Susan Ahn Cuddy - Secrets of WWII Exhibit runs April 2 to October 9 2022
Secrets of WWII Ronald Reagan Library
SAC's Navy memorabilia will be on display for the first time.
"But I had a friend at the USC Dean of Women's office, and she was a little upset, and she said: "Let me find out why." So she went down to the board and found out it was because I was Korean.
We were unusual in those days, and we looked like the enemy. So anyway, they didn't accept me which was o.k. -- I didn't care. But a month later they wrote me and said that I could enlist. And you know, there's a big discrimination between officers and enlisted. So I went down to the board and I said: "I was refused to become an officer. What's my situation?" And they said: "Oh, you can work your way up to be a Chief Petty Officer." I said "Fine" and so I joined!"
Susan Ahn Cuddy with Lucy Lee Ahn - Philson Ahn's wife - at home talking about their life stories.
Veteran of the Day Lt. Susan Ahn Cuddy US Department of Weterans Affairs
Susan Ahn Cuddy honored by DOD for AAPI Month
Susan Ahn Cuddy honored by Today Online for AAPI month
Susan Ahn Cuddy honored by US Naval Historical and Heritage Command for AAPI Month
SAC was more than a trailblazer. She pushed open the doors of opportunity for race and gender more than most people during her time. She was an achiever who was also down to earth. Many people had no idea what she did but they were impressed with her as a person.
Foundation of Women Warriors likes SAC
Story Corp at NPR likes SAC
SAC got great care at Sepulveda VA Geriatric Research, Education and Clinical Care Program (GRECC) and the Women's Health Program. SACC
Susan frequently enjoyed the writings of Maya Angelou. Almost every day during the last few years of her life she would read Angelou's words and reflect on her own life.To anyone who learns about Susan's life both of these quotes could be her mantra. "If you are always trying to be normal you will never know how amazing you can be." and "I can change by what happens to me. But, I refuse to be reduced by it."
A broad variety of things happened to Susan throughout her 100 years. These experiences impacted her life. She successfully navigated many previously untamed paths. Through numerous obstacles and disappointments Susan achieved amazing accomplishments many people would not dare to do or could not find the courage to try.
"My mom used to tell me: 'Life wasn't fair.' It took me a while to understand what she meant." Racism, inter-racial issues, Japanese spies, sexism and growing up without a father are examples some of the experiences that were not fair to her. She did not ask for any of this. She faced reality by learning how to seek the truth and deal with its consequences. She overcame the tremendous challenge of being a trailblazer through sincere persistence and having the courage to do the right thing.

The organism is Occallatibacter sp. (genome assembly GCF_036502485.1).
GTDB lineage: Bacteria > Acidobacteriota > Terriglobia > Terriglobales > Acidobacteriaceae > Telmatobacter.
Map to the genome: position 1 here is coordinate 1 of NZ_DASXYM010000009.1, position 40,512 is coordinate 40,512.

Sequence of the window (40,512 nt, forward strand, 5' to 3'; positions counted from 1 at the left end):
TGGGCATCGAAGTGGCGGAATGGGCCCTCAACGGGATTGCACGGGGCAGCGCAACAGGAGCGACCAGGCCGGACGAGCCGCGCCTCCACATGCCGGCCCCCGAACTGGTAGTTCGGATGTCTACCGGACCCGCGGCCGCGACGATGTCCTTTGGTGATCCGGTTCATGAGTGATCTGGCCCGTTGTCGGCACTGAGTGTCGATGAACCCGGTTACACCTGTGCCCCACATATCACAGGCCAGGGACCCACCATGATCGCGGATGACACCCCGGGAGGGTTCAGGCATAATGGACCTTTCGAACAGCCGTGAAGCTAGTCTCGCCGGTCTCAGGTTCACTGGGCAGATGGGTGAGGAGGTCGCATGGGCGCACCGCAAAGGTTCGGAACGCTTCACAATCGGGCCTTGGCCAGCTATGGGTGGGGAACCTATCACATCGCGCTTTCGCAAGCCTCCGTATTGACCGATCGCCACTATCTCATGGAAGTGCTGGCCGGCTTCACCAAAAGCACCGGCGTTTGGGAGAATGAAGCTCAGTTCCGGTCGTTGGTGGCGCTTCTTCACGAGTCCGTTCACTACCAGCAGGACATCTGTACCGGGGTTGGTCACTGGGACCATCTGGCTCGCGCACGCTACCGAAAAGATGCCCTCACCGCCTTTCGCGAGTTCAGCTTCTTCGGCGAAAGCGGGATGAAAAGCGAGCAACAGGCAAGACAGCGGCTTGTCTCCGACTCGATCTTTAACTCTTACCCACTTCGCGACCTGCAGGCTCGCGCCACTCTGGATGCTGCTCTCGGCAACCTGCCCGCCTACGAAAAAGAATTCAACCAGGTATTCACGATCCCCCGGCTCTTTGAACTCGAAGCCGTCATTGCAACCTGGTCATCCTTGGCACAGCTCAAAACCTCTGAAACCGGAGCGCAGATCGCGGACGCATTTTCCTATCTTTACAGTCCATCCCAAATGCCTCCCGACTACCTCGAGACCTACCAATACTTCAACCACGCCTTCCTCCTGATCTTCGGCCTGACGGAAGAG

Fair or not throughout her life she really made the best of everything. She traveled many places. Everyone she influenced was better off by knowing her. She treated everyone politely and gave everyone a fair chance.
Many times I wish she said in public what she said in private. So many people were unaware of her point of view. After she left the National Security Agency many saw her as a little old Asian lady who spoke English perfectly. People new she was in the Navy. Most had no idea she was trained to shoot to kill. They had no idea she taught brave American men Navy pilots how to maneuver an airplane and shoot its guns to survive air combat in the skies of World War II. Her Navy Intel pin said: "In God we trust. All other we monitor." Most people could not comprehend what Susan did at the National Security Agency. Somehow, many people got to know and love only the little old lady part of Susan Ahn Cuddy. Nevertheless, her life is a true lesson about life achievement.
After her death years have gone by in strange ways. What would Susan think about the many changes around the world that have taken place since 2015? The Ahns were migrant farm workers in America struggling to make a life in the early 1900's. Racism was no stranger. The turmoil of life today may not be a shock to her since she grew up during the Japanese Occupation of Korea her parents' homeland. She was right in the heart of DC with a direct viewpoint of how the United States dealt with its citizens and with the world. At one time she had her finger on the pulse of Japan and Russia. She was no stranger to questionable foreign policies and how world leaders employed them. The overblown egos, dishonesty and limited knowledge of the leading characters in this nightmare of current affairs would bother her to no end. The lack of sound character among American and foreign leaders would concern her. The loss of what truth and justice means would alarm her. The widespread unethical and unjust leadership would shock her.
Susan made history and a lot of it for one person. In positive ways changed the lives of many. Far from normal and quite amazing life...
Veteran's Day City of Malibu
Good Samaritan Hospital Dosan Scholarship Fund Raising
AAJC American Courage Award National Press Club DC
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